Manitoba road trips: Follow the Yellowhead Highway

Posted April 30, 2021

The Yellowhead Highway is an interprovincial highway connecting Manitoba with its western neighbours. Its name comes from the Yellowhead Pass, the route chosen through the Rockies. Crossing into Manitoba, the Yellowhead is Highway 16 until it meets with Highway 1 at Portage la Prairie.

This summer, we're featuring an amazing collection of road trips that will help you explore every corner of Manitoba. Follow this highway to visit some charming communities - like the three profiled in this trip. You won’t find any wizards or wicked witches, but we’re certain you’ll find a little magic along the way.

Part one

Happy Rock roadside attraction in Gladstone

Make friends with Happy Rock

If you’re starting from Winnipeg or from the eastern end of the Yellowhead, your first stop has got to be Gladstone. Waving at you from the side of the highway is Happy Rock, a top hat-clad smiling rock, welcoming you to Gladstone. Visit the Gladstone District Museum for a glimpse into the region’s prairie past - including an impressive replica of the town from its early settlement made by a local resident. There are other heritage sites in the region, including the former Galloway Bros. Department Store. Constructed in 1902, it is one of the first department stores to be built outside a major city in Manitoba.

Important birding area

Golfers can enjoy the beautifully landscaped nine-hole Gladstone Golf & Country Club and bird watchers can head just north of town to Big Grass Marsh. As an important birding area of Canada - and the site of the first preserved wetland by Ducks Unlimited - Big Grass Marsh is a great place to see waterfowl, including mallards, snow geese and Canada geese. The marsh and area around Jackfish Lake are also a choice spot to see Franklin’s gulls and sandhill cranes - especially in the fall migration season. The area is also home to Hollywood Beach, featuring a large natural sand beach as well as a campground in nearby Langruth. Gladstone also has a campground, including full service sites as well as riverside sites.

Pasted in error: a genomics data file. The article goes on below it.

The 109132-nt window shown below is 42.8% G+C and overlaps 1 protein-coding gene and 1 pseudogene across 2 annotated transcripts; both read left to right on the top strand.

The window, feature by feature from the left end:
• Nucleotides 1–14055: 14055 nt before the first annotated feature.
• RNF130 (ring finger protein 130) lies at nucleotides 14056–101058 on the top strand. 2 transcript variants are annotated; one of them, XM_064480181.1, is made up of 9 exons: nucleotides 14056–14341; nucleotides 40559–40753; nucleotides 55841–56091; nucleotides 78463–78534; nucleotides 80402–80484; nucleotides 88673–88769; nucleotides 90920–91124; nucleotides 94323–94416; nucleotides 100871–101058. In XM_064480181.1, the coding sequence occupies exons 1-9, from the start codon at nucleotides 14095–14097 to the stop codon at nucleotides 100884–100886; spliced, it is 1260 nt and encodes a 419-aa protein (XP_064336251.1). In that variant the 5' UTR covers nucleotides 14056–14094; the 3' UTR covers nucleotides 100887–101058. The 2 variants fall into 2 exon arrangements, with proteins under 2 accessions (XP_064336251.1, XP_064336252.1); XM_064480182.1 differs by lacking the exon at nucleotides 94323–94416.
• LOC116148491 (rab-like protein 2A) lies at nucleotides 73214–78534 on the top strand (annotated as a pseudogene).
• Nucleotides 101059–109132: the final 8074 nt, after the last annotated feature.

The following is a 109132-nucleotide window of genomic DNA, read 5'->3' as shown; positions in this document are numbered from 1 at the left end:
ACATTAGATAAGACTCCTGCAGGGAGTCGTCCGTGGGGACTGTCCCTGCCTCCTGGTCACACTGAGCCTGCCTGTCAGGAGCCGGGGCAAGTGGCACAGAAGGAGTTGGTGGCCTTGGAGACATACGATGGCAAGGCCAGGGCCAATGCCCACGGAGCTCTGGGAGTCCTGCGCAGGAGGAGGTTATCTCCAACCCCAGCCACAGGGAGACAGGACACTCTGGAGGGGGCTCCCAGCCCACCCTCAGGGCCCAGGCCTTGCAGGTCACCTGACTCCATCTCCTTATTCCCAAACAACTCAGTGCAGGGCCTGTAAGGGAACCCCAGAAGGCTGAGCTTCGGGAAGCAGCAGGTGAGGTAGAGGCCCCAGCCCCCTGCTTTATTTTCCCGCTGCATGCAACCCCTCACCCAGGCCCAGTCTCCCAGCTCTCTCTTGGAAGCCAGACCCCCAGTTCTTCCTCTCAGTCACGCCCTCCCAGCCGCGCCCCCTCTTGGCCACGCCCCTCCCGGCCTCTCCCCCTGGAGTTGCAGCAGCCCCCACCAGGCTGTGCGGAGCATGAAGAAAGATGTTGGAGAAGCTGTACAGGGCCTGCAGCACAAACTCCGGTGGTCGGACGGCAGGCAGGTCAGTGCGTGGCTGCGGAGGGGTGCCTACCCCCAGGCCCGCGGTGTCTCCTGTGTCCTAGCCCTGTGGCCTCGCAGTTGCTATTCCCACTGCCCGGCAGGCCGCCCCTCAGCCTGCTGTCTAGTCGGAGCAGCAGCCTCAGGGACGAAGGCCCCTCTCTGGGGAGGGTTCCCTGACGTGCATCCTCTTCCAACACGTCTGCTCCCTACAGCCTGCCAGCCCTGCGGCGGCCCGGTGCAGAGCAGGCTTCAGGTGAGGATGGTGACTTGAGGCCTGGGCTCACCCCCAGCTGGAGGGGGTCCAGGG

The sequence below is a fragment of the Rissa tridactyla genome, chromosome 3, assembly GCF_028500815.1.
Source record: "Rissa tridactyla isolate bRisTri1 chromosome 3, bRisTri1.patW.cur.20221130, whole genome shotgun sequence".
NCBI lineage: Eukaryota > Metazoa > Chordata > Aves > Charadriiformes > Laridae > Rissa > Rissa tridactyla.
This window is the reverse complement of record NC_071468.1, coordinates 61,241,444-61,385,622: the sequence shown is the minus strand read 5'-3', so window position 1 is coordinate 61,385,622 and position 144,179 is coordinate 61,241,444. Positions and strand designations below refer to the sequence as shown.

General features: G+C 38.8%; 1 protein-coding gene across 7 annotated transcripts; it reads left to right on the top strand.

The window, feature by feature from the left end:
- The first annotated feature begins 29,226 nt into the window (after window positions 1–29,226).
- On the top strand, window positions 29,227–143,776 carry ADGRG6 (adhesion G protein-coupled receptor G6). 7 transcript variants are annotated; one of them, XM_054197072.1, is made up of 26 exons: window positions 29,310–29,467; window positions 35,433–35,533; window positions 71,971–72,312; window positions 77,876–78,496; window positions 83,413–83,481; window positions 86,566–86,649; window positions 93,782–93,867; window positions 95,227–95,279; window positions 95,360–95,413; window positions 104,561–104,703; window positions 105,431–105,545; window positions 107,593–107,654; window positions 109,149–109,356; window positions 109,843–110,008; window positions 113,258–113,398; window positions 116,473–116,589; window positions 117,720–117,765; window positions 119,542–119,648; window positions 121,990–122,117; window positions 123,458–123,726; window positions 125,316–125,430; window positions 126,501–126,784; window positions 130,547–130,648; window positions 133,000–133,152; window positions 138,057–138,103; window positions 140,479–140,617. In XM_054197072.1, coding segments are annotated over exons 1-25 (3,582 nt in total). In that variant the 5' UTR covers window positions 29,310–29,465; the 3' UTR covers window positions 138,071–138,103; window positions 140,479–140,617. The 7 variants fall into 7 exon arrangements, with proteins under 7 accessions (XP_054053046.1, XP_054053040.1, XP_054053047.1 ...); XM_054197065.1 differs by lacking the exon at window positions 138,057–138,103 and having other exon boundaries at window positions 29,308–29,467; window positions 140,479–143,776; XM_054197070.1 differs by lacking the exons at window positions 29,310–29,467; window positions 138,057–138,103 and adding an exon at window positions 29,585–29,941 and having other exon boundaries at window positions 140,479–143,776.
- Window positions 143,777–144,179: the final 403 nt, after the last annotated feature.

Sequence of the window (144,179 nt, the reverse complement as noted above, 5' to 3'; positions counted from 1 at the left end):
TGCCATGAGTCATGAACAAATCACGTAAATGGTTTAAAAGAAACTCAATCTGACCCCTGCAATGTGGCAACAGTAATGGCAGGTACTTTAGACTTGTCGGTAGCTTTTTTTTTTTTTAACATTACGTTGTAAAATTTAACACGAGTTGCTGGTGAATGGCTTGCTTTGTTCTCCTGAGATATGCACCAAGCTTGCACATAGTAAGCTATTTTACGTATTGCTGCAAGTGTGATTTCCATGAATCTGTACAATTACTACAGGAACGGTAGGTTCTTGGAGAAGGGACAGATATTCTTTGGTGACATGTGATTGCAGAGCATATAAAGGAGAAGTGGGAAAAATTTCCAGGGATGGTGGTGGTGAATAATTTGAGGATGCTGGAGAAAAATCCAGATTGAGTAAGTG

Silhouette of Sandhill Crane against orange sky
Dennis Fast

Part two

Where stories take a beautiful turn

Just 25 minutes west of Gladstone is the lovely town of Neepawa. Meaning “plenty” or “abundance” in Cree, Neepawa promises plenty of things to keep you busy during a visit.

Literary destination

One of its most famous attractions is the childhood home of author Margaret Laurence. This heritage site is a museum and cultural centre that hosts events like writers’ workshops. Pick up a copy of your favourite Margaret Laurence book at the gift shop before visiting the titular stone angel statue in the Riverside Cemetery along with the author’s final resting spot.
Exterior of Margaret Lawrence House in Neepawa
Stone angel statue in cemetery in Neepawa

For more history, check out the Beautiful Plains Museum, a 1902 heritage rail station. Wander through three floors of stories, including theme rooms depicting a general store and medical hall. Another charming heritage building is the Roxy Theatre. A venue for local performing arts and movie screenings, its heritage features - like redwood-backed Art Deco theatre seats - get top billing.

Now, you’re probably ready to spend some time outdoors, soaking up the beautiful views of the area. The Neepawa Golf and Country Club is a great place to start, as its 18 holes are built atop the escarpment of the Whitemud River.

Or, if you’re looking for a little more adrenaline, bring your bike to the HyLife Back 40 Multi-Use Trail Park at the north end of town. Its 5.1-km course has a range of obstacles for riders of different abilities, including a skills loop with wooden features. But you don’t need to be a cyclist to enjoy this year-round park - walkers can connect to Neepawa’s 10-km portion of the Great Trail and in the winter it’s a destination for cross-country skiing to complement the trails at Langford Winter Park.